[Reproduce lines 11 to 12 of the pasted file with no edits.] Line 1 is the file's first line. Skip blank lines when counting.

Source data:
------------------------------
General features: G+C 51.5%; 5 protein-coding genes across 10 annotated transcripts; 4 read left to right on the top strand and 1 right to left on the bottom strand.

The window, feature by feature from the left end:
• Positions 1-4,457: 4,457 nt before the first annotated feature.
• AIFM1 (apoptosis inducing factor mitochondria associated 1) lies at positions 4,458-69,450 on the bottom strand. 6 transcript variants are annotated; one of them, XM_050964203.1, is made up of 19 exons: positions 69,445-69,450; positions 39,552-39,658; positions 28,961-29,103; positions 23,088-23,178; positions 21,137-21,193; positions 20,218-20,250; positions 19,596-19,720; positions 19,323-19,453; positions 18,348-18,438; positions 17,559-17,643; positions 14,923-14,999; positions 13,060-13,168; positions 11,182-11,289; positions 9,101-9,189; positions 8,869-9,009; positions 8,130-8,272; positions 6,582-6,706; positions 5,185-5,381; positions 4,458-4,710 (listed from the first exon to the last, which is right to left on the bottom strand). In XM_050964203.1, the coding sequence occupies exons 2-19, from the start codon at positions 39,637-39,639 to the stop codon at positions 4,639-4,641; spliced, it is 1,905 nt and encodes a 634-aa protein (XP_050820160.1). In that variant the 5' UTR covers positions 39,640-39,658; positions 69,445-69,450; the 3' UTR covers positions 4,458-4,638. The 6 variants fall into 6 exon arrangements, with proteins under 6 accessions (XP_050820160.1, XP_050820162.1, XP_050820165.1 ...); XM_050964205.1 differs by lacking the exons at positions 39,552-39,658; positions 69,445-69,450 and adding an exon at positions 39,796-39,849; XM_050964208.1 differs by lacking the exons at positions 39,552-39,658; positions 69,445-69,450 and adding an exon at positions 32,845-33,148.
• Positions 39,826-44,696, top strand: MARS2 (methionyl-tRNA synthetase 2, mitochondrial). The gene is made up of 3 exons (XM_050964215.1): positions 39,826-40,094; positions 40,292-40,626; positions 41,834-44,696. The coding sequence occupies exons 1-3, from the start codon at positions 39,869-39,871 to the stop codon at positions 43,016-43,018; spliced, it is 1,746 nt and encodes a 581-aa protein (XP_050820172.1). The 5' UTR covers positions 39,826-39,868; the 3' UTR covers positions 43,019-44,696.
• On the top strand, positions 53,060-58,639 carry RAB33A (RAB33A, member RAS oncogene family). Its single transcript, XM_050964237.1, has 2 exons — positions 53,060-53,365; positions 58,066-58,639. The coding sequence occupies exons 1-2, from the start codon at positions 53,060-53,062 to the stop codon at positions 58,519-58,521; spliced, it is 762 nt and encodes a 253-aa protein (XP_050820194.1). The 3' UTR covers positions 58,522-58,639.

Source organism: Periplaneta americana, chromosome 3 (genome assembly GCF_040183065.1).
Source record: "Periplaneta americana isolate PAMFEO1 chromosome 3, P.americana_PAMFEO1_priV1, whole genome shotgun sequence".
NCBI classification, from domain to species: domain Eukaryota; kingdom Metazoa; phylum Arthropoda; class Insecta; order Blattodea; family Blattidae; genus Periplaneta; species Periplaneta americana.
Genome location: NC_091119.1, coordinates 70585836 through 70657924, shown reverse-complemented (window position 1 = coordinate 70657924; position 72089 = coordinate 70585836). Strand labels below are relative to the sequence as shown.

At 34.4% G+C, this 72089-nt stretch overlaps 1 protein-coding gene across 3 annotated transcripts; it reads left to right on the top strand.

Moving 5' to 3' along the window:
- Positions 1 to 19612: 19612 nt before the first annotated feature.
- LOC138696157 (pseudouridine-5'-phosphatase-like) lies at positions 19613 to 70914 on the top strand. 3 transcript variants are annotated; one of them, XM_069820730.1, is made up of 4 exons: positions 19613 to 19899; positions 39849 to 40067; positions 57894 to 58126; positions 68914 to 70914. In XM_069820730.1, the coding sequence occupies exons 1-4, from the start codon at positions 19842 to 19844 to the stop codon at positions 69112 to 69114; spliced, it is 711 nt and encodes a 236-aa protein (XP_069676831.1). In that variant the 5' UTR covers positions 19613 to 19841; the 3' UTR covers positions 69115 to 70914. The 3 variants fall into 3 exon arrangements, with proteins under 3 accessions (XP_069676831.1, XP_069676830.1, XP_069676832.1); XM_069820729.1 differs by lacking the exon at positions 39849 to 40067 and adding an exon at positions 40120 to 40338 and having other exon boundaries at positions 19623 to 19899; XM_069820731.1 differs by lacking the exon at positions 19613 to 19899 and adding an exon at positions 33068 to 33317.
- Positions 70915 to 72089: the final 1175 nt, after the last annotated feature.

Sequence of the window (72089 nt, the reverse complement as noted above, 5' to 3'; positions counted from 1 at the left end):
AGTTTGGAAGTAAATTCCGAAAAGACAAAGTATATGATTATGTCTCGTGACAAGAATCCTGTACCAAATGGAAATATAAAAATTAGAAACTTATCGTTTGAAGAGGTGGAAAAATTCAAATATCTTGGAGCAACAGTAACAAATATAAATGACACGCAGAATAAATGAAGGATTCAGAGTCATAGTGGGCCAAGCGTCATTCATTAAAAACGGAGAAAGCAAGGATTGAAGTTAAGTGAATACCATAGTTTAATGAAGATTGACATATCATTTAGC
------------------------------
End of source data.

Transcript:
At 34.4% G+C, this 72089-nt stretch overlaps 1 protein-coding gene across 3 annotated transcripts; it reads left to right on the top strand.

Moving 5' to 3' along the window: